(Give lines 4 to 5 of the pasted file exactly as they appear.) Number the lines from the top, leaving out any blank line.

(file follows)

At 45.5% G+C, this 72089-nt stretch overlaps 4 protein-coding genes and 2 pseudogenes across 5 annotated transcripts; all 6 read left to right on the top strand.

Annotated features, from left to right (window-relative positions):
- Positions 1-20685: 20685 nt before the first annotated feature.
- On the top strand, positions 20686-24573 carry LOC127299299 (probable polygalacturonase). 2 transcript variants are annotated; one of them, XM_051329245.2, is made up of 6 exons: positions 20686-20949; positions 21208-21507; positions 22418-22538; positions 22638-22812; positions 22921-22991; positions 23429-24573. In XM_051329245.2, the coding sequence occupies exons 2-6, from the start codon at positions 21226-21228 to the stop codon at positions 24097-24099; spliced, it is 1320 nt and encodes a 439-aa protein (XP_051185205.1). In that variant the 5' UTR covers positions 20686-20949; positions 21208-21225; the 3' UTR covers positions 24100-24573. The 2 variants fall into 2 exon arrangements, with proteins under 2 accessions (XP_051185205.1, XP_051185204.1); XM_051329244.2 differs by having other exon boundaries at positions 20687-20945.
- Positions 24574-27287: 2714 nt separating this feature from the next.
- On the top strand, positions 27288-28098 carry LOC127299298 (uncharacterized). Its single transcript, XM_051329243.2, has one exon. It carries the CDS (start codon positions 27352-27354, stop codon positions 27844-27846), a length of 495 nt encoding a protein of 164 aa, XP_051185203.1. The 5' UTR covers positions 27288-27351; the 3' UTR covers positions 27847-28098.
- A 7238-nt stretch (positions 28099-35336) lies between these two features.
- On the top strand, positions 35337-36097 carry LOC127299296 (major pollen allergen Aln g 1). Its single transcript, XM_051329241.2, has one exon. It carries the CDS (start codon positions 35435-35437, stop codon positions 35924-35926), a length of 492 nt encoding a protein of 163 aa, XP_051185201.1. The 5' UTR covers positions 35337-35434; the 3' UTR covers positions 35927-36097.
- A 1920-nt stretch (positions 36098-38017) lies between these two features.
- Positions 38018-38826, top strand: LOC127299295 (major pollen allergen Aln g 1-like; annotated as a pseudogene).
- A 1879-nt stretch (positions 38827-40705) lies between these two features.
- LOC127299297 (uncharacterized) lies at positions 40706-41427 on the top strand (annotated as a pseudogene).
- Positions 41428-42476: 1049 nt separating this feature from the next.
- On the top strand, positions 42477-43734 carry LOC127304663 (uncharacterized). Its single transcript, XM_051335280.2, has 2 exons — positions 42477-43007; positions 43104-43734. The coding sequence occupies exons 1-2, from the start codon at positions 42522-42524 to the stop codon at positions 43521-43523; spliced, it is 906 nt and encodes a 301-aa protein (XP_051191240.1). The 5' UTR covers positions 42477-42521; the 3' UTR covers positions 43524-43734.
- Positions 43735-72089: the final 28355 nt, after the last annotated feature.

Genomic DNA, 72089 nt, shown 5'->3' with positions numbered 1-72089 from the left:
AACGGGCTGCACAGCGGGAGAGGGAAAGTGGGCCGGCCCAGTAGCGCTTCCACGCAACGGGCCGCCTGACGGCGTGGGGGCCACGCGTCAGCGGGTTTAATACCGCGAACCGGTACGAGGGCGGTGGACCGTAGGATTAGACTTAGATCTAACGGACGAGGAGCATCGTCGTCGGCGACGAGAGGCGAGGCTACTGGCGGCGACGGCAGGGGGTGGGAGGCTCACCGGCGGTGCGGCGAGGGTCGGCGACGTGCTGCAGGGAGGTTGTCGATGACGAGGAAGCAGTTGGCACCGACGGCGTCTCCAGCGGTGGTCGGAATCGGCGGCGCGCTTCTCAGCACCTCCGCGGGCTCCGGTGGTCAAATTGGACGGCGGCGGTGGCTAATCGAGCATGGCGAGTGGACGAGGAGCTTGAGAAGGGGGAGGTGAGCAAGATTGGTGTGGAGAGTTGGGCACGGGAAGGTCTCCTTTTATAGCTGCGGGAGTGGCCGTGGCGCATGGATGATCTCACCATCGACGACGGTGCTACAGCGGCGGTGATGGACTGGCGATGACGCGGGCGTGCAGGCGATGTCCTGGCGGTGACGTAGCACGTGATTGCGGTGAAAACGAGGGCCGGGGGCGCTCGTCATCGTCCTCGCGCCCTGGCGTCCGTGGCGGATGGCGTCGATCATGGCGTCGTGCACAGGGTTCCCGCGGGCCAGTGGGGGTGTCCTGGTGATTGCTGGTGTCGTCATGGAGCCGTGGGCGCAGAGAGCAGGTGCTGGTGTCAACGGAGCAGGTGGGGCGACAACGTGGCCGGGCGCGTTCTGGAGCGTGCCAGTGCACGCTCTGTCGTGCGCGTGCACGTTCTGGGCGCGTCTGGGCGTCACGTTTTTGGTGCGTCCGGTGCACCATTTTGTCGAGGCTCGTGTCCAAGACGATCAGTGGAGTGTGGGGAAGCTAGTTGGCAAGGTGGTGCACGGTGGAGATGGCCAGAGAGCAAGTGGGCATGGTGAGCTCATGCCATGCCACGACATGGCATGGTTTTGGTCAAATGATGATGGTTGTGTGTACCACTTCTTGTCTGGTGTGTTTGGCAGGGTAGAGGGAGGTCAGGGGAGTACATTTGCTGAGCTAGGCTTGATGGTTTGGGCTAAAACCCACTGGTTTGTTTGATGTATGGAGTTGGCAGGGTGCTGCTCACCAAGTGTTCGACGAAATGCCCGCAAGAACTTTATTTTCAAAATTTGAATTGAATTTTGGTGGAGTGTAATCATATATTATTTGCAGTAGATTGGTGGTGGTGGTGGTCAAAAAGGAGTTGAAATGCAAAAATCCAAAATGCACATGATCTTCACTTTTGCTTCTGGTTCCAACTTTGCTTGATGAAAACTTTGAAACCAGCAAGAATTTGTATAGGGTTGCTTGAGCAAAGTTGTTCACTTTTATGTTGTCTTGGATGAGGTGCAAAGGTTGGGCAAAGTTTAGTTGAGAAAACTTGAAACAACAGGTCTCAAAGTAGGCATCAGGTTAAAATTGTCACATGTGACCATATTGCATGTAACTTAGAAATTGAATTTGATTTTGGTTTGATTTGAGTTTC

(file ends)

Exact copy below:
- On the top strand, positions 20686-24573 carry LOC127299299 (probable polygalacturonase). 2 transcript variants are annotated; one of them, XM_051329245.2, is made up of 6 exons: positions 20686-20949; positions 21208-21507; positions 22418-22538; positions 22638-22812; positions 22921-22991; positions 23429-24573. In XM_051329245.2, the coding sequence occupies exons 2-6, from the start codon at positions 21226-21228 to the stop codon at positions 24097-24099; spliced, it is 1320 nt and encodes a 439-aa protein (XP_051185205.1). In that variant the 5' UTR covers positions 20686-20949; positions 21208-21225; the 3' UTR covers positions 24100-24573. The 2 variants fall into 2 exon arrangements, with proteins under 2 accessions (XP_051185205.1, XP_051185204.1); XM_051329244.2 differs by having other exon boundaries at positions 20687-20945.
- Positions 24574-27287: 2714 nt separating this feature from the next.